Every practice should have job descriptions that outline the education, qualifications and specific duties for each member of the team. Developing this information up-front has two main benefits: first, it makes it more likely that your practice will hire qualified individuals for each role; and second, it lets each employee know what is required to satisfactorily fulfill the requirements of the job.
Creating accurate job descriptions takes time and thought but you’ll reap the rewards of those efforts every time you hire, coach, evaluate, or terminate staff. While it’s doubtful that most dentists enjoy conducting these non-clinical activities, they are necessary components of leading the team and managing the practice.
Think of job descriptions as a form of communication that ensures that anyone – and everyone – working in the practice understands their responsibilities and knows exactly what’s expected. They’re also helpful when recruiting staff to fill new or vacant positions and when planning programs to update staff training. Well-written job descriptions can also provide language to use when recruiting staff and also be valuable documentation when it’s time to provide coaching, redirect work assignments, improve poor performance, and even when it’s time to terminate someone on the team.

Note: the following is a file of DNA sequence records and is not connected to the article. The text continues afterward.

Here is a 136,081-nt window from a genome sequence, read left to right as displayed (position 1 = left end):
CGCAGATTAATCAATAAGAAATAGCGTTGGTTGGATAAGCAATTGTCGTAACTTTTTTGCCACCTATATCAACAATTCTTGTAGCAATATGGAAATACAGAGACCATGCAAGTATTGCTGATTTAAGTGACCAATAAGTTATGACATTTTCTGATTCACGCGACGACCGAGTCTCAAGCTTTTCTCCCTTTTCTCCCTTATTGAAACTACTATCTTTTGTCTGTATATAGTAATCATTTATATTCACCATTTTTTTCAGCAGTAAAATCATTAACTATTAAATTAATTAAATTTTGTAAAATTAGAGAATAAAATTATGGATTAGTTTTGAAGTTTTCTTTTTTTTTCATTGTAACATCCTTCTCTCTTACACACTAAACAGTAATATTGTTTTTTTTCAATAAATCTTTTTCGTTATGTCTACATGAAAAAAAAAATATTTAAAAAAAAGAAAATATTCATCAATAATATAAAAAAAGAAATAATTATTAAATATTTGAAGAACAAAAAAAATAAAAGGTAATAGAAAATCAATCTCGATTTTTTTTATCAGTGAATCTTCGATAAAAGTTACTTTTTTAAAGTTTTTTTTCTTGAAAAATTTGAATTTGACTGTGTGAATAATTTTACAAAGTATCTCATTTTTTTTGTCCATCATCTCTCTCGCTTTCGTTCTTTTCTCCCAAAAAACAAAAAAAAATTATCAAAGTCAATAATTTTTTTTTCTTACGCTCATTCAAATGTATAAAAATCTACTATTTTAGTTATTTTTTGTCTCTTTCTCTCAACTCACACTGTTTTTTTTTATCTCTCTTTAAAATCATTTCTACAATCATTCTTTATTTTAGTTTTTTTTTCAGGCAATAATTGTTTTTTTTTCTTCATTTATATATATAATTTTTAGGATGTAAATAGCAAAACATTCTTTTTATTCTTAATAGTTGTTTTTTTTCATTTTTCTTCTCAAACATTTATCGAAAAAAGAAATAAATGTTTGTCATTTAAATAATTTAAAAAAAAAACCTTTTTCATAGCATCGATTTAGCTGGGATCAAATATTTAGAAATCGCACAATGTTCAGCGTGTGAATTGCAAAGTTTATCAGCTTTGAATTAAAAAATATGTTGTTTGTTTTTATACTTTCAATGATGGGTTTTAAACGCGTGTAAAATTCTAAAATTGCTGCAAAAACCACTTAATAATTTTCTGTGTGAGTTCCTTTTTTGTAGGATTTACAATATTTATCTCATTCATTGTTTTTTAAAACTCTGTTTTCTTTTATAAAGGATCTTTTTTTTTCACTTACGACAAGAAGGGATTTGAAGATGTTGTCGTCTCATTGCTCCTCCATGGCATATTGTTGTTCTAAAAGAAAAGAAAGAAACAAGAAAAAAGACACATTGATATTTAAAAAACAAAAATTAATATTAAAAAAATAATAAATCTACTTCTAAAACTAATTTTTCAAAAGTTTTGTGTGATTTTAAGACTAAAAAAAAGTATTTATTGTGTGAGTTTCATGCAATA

Make sure you consult your state’s dental practice act for guidance in defining which duties can be performed by different members of the dental team, under what level of supervision, and any education or exams that must be completed, or any state or national credentials that must be held before specific duties can be delegated to clinical staff members. Your state dental association may also have resources that can help. Finally, always make sure that employees and job applicants are properly licensed to work in the state where your practice is located, if that’s required for the position.
There are many resources that can provide sample job descriptions for positions common to most dental practices. While templates and other samples can be good starting points, it’s likely that some changes will be necessary to make sure the position fills the needs of your practice. Consider asking members of the team for input on the position description for their roles. Just remember that it’s up to you to decide which suggestions to incorporate and which to disregard.
Position descriptions for dental assistants, dental hygienists, and dental office managers provided courtesy of The ADA Practical Guide to Creating and Updating an Employee Policy Manual